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Joe Paterno, moral monster

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It is becoming apparent that Joe Paterno not only knew that Jerry Sandusky was a child rapist, but that he was probably the person most responsible for covering up Sandusky’s previous crimes, and allowing Sandusky to commit many more.

CNN is reporting that a series of internal PSU emails between former PSU president Graham Spanier, former athletic director Tim Curley, and former vice president Gary Schultz reveal the following chronology:

*On February 9, 2001, former PSU quarterback and current graduate assistant coach Mike McQueary meets with Paterno and tells him that on the previous evening he saw Sandusky sexually assaulting a young boy in the showers of the PSU football facility.

*At some point between February 9 and on or about February 19th, Paterno informs Curley of what McQueary has told him.

*On or about February 19th, Curley and Schultz contact McQueary about the incident.

*On February 26th, Schultz writes to Curley to confirm that Curley is aware/approves of a three-part plan to deal with the potential institutional difficulties raised by having Joe Paterno’s former defensive coordinator continue to rape little boys on campus. This plan consists of talking to Sandusky “regarding the future appropriate use of the University facility,” … “contacting the chair of the charitable organization” [this is Sandusky’s Second Mile foundation, which he used to procure victims] and “contacting the Department of Welfare.” [The latter step was the minimum legal obligation placed on Penn State officials by Pennsylvania law].

So, three years after Sandusky’s habit of sexually assaulting young boys was first reported to the authorities, PSU is finally about to do the right thing. Then:

The next evening, February 27, Curley allegedly writes to Spanier. Schultz, who’s out of the office for two weeks, is copied.

Curley refers to a meeting scheduled that day with Spanier and indicates they apparently discussed the Sandusky incident two days earlier.

Curley indicates he no longer wants to contact child welfare authorities just yet. He refers to a conversation the day before with Paterno. It’s not known what Paterno may have said to Curley.

Curley writes: “After giving it more thought and talking it over with Joe yesterday, I am uncomfortable with what we agreed were the next steps.”

The athletic director apparently preferred to keep the situation an internal affair and talk things over with Sandusky instead of notifying the state’s child welfare agency to investigate Sandusky’s suspicious activity.

“I am having trouble with going to everyone, but the person involved,” Curley allegedly continues.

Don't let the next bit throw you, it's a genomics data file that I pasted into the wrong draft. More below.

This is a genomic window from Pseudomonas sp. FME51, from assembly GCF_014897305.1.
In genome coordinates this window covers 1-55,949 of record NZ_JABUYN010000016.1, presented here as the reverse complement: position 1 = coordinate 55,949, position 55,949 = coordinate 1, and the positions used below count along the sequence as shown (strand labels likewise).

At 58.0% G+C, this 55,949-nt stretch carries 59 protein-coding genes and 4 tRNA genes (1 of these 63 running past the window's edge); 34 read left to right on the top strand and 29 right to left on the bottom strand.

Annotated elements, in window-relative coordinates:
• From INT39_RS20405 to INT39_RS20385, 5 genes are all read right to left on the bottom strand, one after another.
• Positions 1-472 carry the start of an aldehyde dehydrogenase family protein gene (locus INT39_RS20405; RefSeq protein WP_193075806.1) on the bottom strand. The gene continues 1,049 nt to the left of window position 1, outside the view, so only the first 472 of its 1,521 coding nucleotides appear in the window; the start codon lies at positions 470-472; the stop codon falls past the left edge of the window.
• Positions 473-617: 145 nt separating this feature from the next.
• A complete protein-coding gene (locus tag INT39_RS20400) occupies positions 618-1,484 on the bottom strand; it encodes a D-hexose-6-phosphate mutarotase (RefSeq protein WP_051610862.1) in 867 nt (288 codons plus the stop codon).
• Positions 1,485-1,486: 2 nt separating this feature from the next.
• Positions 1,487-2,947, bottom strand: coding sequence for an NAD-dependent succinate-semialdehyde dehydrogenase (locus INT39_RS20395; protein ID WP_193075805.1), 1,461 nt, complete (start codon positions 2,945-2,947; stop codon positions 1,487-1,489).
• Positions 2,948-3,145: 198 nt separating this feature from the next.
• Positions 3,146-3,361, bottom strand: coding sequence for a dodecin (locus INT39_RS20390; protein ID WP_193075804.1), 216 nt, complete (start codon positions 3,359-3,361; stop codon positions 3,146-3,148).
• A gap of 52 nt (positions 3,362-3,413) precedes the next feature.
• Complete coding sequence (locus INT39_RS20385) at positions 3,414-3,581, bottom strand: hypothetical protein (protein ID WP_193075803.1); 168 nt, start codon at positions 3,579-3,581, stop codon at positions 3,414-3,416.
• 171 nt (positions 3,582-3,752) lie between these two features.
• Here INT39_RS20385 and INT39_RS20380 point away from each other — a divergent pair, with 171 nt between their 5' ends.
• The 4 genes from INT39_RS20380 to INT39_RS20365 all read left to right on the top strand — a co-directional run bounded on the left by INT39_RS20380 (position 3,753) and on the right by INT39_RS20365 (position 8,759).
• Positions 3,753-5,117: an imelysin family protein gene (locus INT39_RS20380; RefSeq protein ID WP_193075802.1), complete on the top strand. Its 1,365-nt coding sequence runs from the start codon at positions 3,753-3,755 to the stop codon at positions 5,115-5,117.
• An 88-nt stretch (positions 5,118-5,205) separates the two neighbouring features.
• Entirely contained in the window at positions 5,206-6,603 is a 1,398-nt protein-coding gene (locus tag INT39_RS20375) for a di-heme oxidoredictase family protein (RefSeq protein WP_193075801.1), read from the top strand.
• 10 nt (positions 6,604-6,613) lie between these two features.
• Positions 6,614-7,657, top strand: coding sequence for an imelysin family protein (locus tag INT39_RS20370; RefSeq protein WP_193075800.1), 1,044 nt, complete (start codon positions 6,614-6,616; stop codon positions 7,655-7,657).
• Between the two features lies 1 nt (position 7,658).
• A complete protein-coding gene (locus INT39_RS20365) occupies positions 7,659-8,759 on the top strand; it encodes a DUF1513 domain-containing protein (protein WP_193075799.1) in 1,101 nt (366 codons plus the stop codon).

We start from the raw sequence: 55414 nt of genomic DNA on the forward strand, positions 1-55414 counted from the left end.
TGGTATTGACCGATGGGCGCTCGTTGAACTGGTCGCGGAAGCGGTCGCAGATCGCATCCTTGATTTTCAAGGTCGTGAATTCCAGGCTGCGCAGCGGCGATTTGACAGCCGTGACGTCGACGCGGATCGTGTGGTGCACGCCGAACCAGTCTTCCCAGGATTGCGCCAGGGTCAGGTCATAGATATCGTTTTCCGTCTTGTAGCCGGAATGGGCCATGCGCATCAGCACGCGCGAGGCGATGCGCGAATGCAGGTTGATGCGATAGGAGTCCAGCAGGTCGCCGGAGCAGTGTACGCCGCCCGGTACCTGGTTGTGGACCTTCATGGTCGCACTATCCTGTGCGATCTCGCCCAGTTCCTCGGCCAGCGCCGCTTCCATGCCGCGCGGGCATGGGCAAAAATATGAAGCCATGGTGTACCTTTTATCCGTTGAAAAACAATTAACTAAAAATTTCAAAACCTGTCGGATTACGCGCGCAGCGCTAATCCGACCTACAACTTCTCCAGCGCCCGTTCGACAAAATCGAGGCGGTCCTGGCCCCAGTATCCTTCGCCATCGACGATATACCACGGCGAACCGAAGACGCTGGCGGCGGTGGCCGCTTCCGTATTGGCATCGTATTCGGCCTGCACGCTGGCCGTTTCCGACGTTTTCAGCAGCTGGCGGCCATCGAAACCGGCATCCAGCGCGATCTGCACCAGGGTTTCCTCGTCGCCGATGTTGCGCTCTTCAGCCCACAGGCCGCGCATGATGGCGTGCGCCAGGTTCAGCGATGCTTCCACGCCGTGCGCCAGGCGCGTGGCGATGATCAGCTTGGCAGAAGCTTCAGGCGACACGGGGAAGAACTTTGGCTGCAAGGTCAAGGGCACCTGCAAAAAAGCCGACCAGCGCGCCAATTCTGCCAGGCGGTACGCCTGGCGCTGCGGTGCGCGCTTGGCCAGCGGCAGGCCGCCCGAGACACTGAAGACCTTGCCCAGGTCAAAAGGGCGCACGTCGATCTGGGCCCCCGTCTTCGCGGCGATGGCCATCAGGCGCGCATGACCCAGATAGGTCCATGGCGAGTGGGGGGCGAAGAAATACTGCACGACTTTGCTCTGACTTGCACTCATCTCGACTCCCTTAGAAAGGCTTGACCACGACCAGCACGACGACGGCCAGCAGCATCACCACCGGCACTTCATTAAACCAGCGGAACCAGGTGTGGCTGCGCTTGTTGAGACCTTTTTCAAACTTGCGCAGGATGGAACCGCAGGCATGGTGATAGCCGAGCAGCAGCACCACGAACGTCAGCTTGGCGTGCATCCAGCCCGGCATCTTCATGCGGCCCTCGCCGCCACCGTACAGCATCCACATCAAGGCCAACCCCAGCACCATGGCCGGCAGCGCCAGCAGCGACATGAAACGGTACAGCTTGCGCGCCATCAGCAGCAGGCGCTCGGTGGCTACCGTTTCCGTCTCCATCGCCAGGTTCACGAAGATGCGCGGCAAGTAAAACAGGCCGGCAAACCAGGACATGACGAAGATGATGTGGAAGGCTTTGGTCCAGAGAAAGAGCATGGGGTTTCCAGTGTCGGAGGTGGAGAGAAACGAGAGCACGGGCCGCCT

Curley writes he’d be “more comfortable” meeting with Sandusky himself and telling him they know about the 2001 incident and — according to a source with knowledge of the case — refers to another shower incident with a boy in 1998 that was investigated by police, but never resulted in charges against Sandusky.

Curley writes to Penn State’s president Spanier that he wants to meet with Sandusky, tell him there’s “a problem,” and that “we want to assist the individual to get professional help.”

In the same purported e-mail provided to CNN, Curley goes on to suggest that if Sandusky “is cooperative,” Penn State “would work with him” to tell Second Mile. If not, Curley states, the university will inform both Second Mile and outside authorities.

Curley adds that he intends to inform Sandusky that his “guests” won’t be allowed to use Penn State facilities anymore.

“What do you think of this approach?” Curley allegedly wrote to Spanier.

Graham Spanier, president of a major research university, (and family sociologist, demographer, marriage and family therapist, and founding editor of the Journal of Family Issues) replies that he thinks this is a very fine plan indeed. “The only downside for us is if the message isn’t ‘heard’ and acted upon, and we then become vulnerable for not having reported it,” Spanier writes.

The downside for the many children Sandusky went on to rape was apparently not part of President Spanier’s pragmatic calculus.

Joe Paterno — the most powerful person on the PSU campus — decided to use his immense institutional influence to allow a child rapist who was about to be exposed and stopped to instead remain free to rape more children, which Sandusky proceeded to do for many more years.

And while it’s true we don’t know precisely what Paterno said to Curley, if we consider the evidence in the light most favorable to Paterno we would conclude that Curley told Paterno that he was thinking of backing out of the “three-part plan,” and Paterno — who could have had Curley fired on the spot with a single phone call — went along with this. If we consider the evidence in the most realistic light, it’s far more probable that Paterno ordered his putative superior to drop the plan to expose Sandusky. In other words, Paterno not only went along with the coverup, but in all likelihood initiated it.

With luck, Paterno’s entire estate, along with whatever assets Spanier, Curley, and Schultz possess, will be confiscated and distributed to those of Sandusky’s victims who can be identified. That, at least, would be a start on the road to something resembling justice.

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